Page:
For example, as important as the engineer who invents the technique is the person (possibly student) who figures out how to fix the information asymmetry problem. The information asymmetry problem is that not everyone will know of the existence of these blueprints. There is value in aggregating publicly available innovations and putting it in the hands of people who can do things with them. Fixing information asymmetry is an incredible form of leverage: the people improving information flow will have an outsized impact relative to their effort.
Another example: an economics student in India interested in development economics may make an outsized contribution to her country by aggregating publicly-available data sets, and analysing them for free. Even better, if she could figure out a way to allow other students – like herself – to contribute to such analysis, she would have made a small but meaningful dent in the problem of poverty.
So long as she leverages the Internet to disseminate this information, she would work in a scope of at least (3).
Programmers working on information flow in politics would be working in a scope of at least (4). Mitch Kapor, in a 2008 Berkeley Business keynote, talked about how a company called Blue State Digital made a significant difference in the Obama campaign.
Blue State Digital built software for campaign organisers. The software organised door-to-door volunteers according to region, tracked campaign donations according to households, auto-assigned lists of phone-numbers to voter-contact volunteers (e.g. call these 50 voters today, these 40 voters tomorrow), and allowed these voter-contact volunteers to aggregate information, on nearly a house-by-house basis on where people’s opinions swung (I’m going to vote Obama/I’m not going to vote this year).
Now imagine if this software was available to political parties in Malaysia, or Singapore. Imagine the ability they would have in organising and contacting citizens. Imagine how this would change the nature of their country’s general elections.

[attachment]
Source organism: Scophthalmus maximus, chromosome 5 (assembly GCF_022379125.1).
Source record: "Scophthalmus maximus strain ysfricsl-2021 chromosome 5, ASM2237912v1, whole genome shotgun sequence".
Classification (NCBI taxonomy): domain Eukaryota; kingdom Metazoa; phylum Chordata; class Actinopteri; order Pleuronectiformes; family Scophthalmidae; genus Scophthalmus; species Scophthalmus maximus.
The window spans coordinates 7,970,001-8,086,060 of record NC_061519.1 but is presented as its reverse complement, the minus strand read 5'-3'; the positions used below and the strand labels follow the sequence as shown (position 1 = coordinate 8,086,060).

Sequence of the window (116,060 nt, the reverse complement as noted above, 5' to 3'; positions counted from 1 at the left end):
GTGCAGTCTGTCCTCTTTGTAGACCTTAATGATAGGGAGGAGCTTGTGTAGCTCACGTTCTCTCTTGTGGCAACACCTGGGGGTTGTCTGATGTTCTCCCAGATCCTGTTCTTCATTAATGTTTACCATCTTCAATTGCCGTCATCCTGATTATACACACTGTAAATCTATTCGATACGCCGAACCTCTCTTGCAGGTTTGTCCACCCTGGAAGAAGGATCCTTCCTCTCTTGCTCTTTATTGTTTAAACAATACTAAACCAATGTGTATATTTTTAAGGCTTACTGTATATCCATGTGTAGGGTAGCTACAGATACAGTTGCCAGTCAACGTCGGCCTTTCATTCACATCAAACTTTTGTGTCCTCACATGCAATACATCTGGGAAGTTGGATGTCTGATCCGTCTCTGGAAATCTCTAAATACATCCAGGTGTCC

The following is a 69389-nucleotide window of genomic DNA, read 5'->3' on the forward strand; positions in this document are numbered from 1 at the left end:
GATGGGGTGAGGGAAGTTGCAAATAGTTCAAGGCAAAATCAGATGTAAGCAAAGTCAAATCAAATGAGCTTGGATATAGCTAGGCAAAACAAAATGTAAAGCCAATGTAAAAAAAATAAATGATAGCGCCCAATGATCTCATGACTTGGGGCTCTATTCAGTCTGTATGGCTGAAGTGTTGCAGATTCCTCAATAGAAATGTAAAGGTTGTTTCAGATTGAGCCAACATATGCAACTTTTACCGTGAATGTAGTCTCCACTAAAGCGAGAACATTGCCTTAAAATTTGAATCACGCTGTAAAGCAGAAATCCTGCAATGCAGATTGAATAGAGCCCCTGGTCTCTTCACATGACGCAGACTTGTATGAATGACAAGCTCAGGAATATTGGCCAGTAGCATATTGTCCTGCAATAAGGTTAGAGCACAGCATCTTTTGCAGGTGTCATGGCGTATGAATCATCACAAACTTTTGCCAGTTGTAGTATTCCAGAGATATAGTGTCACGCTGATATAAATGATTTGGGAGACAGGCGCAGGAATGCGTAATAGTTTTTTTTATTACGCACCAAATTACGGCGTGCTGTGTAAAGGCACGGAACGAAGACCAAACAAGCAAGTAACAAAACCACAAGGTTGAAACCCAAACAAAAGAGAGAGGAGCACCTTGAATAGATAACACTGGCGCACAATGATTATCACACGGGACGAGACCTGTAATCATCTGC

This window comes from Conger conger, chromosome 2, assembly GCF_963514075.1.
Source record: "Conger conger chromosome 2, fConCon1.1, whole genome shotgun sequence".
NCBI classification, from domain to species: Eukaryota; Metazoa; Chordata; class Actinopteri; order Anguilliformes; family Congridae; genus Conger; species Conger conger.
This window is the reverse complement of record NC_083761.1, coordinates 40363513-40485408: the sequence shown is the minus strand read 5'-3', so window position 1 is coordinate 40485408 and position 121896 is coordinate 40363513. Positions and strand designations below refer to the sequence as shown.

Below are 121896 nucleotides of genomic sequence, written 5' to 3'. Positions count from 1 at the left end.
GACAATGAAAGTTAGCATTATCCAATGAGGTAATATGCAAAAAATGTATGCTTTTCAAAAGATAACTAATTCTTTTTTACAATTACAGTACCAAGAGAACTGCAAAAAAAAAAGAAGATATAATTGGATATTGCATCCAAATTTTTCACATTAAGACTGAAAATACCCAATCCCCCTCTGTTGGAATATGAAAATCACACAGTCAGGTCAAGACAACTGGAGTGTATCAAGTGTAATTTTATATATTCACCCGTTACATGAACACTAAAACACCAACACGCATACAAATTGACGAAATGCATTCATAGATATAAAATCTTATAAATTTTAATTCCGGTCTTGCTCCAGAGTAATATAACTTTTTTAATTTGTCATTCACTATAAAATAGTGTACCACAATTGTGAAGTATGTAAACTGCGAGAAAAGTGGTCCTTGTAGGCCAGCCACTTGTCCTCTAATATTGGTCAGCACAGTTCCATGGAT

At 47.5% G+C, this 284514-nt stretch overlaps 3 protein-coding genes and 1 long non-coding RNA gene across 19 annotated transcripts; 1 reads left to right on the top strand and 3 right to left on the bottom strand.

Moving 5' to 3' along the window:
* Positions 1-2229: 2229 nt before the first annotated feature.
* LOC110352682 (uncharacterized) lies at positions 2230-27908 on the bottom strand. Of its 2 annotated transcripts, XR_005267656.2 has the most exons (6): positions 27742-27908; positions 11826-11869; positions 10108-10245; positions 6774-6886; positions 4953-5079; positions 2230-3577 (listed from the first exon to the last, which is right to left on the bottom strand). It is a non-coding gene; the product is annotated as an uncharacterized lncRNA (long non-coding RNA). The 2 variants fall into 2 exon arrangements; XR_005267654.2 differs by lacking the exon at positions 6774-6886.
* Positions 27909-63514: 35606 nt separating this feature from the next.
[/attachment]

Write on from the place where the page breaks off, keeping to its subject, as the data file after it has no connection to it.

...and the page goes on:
In simple terms, technology deficiencies that exist today allow students to make outsized contributions to the world than they otherwise might have. A student working on Blue State Digital-type software would have a far larger impact on his country than a student working the streets as a activist-volunteer. And you don’t have to be a technologist to enjoy the outsized impact of technology - for instance, you could work in the office responsible for such software and still make a large impact: by educating campaign managers about the use of their software. 
There is a saying attributed to Archimedes that goes: give me a lever long enough, and a fulcrum on which to place it, and I shall move the world. Students who want to change the world today have access to one such lever. It’s called technology.
Use it to your advantage.
 The literature on motivation shows that people love their work when a) they feel they’re good at what they do, and b) they feel like they’re making an impact on the world.
 This is not science fiction; there are actual people working on this problem. Elon Musk, for instance.
 There are lots of interesting questions to ask here: for instance, what correlations exist between education spending, school facilities, teacher graduation rates, and student admission-attendance rates?
 Put another way: when given a choice to change the world with technology and without technology, always opt for the approach that includes technology.
I write an essay a week on topics loosely connected to building a technology company in Asia. You may subscribe below for essay updates:
Are there good reasons to be starting a startup in Asia, instead of the valley? Yes, as it turns out.
Is it fair to judge smart people working on getting people to look at more ads?
Impressions from a cowboy town.